Martin Disler

Martin Disler is a rarity among German-speaking artists of the postwar generation in that he managed to survive the rapid rise and fall of wilde Malerei (wild painting), even though his name was linked to that movement for a while. He continues to produce work and to show in international galleries and museums. During the ’70s and early ’80s he filled spaces with trails of paint, in works with titles such as Öffnung eines Massengrabs (Opening of a mass grave, 1982), Die Umgebung der Liebe (The environment of love, 1981), and Streams of Eros, 1985. In a kind of dance ritual, Disler raged across huge unrolled streams of paper or canvas, hurtling figures onto the white surface with all his might, so that his entire body followed the movement of the brush, every stroke, every line surging forth from his painterly rhythms. He created sequences of red pictures and black pictures, all of which took possession of space like tidal waves. Disler also made easel pictures with equal vehemence, painting with all kinds of instruments—palette knife, brush, even his own fingers.

Disler has always been an obstinate loner. He is the peintre maudit, the social outsider. He has never attempted to translate someone else’s theme; he has always created his work from the strength of a liberated unconscious, giving form to painterly maelstroms. Disler has always seen his paintings and also his texts as absolute self-renunciations. His spontaneity is never flippant. It ferments slowly within him until his paintings erupt like a painful release.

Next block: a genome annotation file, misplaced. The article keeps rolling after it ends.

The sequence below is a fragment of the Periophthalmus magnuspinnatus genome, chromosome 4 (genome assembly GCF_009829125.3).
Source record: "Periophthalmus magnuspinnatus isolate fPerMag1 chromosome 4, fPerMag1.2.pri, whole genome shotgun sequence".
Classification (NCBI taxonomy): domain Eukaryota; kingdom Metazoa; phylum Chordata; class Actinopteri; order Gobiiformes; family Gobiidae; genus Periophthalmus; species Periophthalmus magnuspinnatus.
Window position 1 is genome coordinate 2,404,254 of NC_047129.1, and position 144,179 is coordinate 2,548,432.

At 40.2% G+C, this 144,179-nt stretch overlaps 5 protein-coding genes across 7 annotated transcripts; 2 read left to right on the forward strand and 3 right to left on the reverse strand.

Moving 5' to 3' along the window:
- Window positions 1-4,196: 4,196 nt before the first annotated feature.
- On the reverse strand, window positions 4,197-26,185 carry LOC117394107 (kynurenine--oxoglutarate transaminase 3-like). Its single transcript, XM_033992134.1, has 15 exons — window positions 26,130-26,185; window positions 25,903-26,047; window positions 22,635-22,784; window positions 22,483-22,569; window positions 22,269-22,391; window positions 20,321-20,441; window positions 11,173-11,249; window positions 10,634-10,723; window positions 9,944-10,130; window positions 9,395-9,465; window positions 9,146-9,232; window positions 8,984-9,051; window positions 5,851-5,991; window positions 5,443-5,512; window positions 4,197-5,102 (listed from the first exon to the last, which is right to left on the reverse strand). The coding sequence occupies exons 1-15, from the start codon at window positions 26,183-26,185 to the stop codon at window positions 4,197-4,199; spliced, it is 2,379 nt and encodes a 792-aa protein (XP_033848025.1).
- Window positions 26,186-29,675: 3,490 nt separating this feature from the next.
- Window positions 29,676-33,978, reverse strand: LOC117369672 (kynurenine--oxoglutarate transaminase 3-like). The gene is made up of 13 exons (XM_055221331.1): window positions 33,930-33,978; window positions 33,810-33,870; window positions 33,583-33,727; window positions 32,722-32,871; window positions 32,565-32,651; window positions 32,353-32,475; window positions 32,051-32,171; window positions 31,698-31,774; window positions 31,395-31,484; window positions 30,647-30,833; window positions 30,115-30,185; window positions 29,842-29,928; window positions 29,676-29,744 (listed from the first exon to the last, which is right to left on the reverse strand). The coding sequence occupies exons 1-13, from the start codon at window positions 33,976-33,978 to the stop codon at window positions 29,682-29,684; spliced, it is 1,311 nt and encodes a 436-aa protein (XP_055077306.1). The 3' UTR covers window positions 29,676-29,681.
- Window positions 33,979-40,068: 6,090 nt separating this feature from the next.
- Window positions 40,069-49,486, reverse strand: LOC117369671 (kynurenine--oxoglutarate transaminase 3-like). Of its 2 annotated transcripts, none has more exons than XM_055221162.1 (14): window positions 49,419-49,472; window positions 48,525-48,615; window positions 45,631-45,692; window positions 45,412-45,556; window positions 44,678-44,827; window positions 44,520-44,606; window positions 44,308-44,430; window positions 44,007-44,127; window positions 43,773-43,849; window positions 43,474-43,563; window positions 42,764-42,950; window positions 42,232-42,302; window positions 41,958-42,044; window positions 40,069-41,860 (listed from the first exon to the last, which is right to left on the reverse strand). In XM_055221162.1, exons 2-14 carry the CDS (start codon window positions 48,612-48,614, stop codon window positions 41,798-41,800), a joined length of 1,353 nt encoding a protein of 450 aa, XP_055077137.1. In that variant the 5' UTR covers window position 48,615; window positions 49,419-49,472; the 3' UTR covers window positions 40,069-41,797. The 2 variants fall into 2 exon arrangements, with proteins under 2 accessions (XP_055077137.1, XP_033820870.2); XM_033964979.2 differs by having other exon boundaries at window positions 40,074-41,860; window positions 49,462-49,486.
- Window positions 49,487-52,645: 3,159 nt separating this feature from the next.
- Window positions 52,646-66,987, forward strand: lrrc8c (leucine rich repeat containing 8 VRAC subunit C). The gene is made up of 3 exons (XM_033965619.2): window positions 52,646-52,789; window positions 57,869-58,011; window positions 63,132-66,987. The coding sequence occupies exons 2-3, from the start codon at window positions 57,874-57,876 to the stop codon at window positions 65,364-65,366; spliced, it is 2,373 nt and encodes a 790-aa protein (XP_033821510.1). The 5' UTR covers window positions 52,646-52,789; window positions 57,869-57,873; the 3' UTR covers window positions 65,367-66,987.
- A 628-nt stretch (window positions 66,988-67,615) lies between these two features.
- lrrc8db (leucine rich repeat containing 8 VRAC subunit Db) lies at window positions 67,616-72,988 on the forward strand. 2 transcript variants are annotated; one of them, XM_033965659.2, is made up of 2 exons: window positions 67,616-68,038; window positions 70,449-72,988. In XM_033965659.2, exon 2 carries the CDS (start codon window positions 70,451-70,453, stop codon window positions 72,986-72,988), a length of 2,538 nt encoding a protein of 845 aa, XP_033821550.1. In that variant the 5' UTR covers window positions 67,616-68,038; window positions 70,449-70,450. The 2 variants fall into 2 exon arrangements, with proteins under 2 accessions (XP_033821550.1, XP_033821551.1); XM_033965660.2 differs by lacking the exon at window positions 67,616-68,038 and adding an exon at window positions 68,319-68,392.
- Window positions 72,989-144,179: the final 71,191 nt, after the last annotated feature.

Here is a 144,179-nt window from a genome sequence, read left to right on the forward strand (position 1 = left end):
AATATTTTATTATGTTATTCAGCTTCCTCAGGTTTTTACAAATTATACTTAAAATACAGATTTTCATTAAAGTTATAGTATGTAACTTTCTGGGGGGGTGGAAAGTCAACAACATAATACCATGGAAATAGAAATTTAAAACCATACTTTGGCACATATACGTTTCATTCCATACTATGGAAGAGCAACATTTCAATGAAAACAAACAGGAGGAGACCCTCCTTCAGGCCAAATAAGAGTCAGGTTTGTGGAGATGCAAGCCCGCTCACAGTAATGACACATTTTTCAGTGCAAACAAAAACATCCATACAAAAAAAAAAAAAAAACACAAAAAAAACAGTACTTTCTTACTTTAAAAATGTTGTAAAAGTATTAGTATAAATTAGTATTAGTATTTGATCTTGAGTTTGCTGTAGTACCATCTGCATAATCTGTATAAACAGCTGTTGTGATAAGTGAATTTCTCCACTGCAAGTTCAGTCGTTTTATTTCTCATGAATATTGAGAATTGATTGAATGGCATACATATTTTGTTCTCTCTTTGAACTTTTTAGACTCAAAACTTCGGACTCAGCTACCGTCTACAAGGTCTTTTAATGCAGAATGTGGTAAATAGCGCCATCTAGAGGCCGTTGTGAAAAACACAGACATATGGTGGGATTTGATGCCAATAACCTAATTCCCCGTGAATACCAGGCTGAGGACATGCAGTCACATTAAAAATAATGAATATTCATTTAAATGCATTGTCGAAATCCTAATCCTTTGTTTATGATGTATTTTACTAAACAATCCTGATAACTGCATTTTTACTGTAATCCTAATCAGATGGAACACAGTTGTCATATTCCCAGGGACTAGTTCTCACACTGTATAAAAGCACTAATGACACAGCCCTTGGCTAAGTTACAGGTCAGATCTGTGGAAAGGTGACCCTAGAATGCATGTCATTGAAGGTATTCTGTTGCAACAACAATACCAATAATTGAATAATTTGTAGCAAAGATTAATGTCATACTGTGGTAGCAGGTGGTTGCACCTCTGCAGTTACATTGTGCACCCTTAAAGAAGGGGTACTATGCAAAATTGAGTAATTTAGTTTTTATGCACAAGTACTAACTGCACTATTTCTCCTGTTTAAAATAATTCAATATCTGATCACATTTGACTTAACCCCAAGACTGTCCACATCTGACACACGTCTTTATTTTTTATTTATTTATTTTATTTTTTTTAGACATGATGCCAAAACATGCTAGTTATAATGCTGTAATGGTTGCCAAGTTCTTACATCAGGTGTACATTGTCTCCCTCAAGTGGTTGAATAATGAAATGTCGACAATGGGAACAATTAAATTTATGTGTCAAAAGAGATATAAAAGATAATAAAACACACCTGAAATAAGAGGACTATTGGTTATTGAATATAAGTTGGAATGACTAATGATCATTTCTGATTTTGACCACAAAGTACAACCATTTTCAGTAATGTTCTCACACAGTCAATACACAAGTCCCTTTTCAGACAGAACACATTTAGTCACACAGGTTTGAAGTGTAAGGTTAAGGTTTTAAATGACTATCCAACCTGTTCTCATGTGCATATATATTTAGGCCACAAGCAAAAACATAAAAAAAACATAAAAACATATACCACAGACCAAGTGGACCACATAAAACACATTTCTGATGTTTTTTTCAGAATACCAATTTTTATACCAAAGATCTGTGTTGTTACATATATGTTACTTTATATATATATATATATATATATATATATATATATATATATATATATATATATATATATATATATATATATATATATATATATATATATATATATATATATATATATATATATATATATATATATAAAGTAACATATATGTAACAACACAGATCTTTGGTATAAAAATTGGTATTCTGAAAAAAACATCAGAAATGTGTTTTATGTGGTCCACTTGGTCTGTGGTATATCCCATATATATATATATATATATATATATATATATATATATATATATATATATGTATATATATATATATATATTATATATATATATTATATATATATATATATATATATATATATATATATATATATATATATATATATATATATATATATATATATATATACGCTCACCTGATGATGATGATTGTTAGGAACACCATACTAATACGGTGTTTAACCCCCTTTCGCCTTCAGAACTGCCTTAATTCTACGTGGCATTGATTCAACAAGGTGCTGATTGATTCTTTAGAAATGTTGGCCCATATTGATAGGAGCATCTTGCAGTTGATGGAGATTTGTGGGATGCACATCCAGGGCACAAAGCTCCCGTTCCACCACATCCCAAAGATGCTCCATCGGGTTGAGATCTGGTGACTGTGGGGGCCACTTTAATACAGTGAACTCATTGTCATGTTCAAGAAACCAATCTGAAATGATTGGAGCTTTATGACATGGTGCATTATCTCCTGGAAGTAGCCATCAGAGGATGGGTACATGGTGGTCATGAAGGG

In this exhibition, Disler took a similar stance. Sculpture has become an increasingly important part of his work in recent years. Here, he presented emaciated white figures that look as if they were made of washed limestone; they recall both Willem de Kooning and Alberto Giacometti, but without showing either artist’s power. Disler’s strongest new work is his paintings. The palpability of and struggle with the canvas has become more courageous, more perilous. Occasionally figures surface from the spontaneous strata, the free rhythms: gnomes, ghosts, faces. Disler accepts the fact that he is surrounded by these invisible shapes, by the souls of the dead. Relentlessly direct, he bears witness to his own internal world. He draws images from his unconscious, from the spontaneous movements of his body, from the hectic struggle with color and canvas, but his unconscious is the theme, the screen. His imagery likewise fuses the inner and the outer world. Disler’s originality, his struggle to achieve the intrinsic, the unique, the unattainable dream-image, are all manifestations of his special creative energy.

Doris von Draetln

Translated from the German by Joachim Neugroschel.